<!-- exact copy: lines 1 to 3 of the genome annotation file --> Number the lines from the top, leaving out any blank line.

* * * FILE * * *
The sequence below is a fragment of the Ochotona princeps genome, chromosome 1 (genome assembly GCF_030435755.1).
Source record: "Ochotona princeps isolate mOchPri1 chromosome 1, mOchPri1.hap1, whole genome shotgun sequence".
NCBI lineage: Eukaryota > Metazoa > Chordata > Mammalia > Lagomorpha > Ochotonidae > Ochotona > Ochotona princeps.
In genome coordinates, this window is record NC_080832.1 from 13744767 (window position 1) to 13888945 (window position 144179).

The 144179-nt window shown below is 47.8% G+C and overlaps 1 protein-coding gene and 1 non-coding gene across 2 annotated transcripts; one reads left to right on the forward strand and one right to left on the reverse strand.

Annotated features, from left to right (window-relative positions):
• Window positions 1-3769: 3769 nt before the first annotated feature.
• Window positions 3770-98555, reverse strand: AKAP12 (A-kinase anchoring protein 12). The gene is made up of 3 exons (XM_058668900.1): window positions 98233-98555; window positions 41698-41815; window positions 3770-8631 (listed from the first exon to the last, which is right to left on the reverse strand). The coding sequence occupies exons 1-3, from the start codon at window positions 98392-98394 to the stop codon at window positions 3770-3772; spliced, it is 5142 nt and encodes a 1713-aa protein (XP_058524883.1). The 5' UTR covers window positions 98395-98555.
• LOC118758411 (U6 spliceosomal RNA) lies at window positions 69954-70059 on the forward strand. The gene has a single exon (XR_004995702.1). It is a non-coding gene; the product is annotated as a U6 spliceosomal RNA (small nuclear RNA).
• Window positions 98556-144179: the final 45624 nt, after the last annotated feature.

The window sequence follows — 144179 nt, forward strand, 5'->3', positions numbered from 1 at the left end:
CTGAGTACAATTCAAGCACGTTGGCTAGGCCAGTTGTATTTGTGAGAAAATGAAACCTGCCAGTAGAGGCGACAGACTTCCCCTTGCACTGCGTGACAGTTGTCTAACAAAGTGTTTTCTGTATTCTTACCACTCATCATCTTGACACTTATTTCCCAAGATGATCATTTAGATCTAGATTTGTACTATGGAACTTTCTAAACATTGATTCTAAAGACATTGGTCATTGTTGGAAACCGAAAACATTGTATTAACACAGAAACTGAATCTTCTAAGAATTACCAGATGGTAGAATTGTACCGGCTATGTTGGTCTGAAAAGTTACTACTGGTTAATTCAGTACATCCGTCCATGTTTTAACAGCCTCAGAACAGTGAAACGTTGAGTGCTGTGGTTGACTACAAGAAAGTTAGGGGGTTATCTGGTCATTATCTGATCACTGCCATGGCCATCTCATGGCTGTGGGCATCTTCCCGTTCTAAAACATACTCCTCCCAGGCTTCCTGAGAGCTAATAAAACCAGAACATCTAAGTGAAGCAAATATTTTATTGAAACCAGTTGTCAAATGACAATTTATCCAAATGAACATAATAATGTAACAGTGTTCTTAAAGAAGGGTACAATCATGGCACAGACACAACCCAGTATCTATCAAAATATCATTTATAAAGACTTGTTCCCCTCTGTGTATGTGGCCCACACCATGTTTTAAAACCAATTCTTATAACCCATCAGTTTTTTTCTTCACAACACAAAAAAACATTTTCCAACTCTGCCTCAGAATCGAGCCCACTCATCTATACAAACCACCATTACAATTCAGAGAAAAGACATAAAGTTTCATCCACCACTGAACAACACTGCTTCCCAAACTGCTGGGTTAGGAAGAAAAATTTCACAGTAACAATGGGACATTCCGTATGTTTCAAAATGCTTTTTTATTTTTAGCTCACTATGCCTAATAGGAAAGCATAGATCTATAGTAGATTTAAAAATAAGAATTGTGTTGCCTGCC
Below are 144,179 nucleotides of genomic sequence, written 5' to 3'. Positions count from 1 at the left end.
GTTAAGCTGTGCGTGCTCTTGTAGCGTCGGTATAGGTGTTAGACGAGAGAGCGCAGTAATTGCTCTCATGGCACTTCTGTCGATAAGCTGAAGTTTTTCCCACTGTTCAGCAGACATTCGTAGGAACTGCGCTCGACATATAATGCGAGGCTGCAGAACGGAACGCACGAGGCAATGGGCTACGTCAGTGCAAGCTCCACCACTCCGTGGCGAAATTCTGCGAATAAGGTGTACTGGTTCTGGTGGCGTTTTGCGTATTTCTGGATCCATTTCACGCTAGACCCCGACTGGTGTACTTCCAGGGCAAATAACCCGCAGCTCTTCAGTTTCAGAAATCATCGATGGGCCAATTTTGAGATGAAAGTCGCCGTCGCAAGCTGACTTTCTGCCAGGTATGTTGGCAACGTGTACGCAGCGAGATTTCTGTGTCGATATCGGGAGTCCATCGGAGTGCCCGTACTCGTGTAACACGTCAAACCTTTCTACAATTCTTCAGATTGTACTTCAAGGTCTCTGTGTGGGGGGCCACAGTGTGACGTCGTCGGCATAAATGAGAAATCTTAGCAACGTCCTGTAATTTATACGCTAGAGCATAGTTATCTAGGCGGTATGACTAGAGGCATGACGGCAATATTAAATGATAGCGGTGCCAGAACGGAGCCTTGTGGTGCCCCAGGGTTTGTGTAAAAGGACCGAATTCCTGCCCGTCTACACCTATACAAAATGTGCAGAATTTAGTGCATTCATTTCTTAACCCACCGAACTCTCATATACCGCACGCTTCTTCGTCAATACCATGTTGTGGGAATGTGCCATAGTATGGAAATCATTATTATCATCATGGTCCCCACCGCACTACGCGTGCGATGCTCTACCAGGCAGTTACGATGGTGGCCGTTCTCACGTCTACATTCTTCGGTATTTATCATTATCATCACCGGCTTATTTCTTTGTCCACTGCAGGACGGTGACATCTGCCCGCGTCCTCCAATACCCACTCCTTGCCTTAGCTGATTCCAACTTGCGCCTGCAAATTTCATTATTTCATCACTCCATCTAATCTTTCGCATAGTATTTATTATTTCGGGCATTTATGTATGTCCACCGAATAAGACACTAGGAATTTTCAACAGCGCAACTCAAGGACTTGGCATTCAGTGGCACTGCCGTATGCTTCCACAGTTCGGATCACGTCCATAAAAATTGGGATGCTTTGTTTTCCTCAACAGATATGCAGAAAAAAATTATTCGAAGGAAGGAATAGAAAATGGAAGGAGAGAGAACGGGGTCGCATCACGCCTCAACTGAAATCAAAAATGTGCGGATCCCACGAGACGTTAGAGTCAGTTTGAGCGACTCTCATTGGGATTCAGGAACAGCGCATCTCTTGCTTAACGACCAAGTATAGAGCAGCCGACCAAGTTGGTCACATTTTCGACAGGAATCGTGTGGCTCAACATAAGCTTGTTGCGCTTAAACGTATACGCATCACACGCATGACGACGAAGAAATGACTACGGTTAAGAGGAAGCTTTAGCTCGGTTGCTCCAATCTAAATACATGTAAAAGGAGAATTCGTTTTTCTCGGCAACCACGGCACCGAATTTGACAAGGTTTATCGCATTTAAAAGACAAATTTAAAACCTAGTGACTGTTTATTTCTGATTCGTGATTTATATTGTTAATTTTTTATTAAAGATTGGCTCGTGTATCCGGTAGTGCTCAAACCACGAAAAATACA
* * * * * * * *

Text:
The sequence below is a fragment of the Ochotona princeps genome, chromosome 1 (genome assembly GCF_030435755.1).
Source record: "Ochotona princeps isolate mOchPri1 chromosome 1, mOchPri1.hap1, whole genome shotgun sequence".
NCBI lineage: Eukaryota > Metazoa > Chordata > Mammalia > Lagomorpha > Ochotonidae > Ochotona > Ochotona princeps.